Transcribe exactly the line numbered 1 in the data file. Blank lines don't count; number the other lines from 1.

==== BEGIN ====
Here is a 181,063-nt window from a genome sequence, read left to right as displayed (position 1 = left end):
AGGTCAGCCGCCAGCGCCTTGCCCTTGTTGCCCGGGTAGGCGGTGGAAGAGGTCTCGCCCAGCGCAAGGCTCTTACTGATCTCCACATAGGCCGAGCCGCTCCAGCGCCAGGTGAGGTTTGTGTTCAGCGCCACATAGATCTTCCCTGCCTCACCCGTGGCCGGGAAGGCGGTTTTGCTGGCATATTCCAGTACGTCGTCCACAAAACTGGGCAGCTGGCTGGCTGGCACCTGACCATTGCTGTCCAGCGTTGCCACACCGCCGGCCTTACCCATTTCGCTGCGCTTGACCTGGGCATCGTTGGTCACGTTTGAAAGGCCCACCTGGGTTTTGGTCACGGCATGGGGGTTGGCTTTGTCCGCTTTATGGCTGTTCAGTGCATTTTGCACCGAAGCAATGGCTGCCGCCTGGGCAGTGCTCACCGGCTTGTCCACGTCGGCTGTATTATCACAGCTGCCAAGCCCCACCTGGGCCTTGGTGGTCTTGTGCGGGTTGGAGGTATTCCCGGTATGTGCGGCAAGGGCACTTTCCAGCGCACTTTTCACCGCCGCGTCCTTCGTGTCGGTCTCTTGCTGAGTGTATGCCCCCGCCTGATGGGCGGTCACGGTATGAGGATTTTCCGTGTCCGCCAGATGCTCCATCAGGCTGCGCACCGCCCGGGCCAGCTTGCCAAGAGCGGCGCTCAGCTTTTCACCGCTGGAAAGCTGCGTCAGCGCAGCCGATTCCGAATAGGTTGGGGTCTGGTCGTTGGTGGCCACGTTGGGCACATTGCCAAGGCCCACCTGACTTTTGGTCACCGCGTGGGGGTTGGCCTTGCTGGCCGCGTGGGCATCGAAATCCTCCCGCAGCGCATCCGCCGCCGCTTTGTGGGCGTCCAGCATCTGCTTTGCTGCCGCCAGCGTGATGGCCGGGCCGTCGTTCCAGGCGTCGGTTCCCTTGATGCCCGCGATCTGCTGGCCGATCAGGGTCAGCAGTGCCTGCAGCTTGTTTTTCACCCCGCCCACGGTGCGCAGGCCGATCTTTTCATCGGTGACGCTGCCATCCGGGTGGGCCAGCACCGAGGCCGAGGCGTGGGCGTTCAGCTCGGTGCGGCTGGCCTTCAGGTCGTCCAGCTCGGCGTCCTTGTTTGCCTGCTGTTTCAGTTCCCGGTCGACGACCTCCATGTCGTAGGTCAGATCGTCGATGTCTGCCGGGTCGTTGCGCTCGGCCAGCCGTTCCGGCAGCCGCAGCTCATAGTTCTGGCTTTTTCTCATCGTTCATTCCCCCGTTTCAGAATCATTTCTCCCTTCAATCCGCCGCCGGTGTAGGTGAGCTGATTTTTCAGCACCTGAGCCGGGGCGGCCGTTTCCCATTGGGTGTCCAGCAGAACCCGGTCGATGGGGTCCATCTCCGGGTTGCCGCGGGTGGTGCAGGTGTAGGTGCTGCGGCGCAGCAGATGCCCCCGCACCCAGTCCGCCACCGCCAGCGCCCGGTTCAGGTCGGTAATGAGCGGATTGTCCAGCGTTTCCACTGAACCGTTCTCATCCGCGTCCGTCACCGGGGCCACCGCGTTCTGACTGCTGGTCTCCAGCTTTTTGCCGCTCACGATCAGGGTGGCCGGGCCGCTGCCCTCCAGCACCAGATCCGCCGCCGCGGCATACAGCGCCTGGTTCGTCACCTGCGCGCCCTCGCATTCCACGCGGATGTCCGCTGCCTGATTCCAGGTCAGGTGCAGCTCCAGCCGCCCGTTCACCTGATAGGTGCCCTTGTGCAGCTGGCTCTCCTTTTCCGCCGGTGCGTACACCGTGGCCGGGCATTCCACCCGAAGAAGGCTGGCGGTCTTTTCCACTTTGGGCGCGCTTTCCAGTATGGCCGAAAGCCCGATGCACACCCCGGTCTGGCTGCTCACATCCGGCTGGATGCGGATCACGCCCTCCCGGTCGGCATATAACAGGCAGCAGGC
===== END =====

Here is a 181,063-nt window from a genome sequence, read left to right as displayed (position 1 = left end):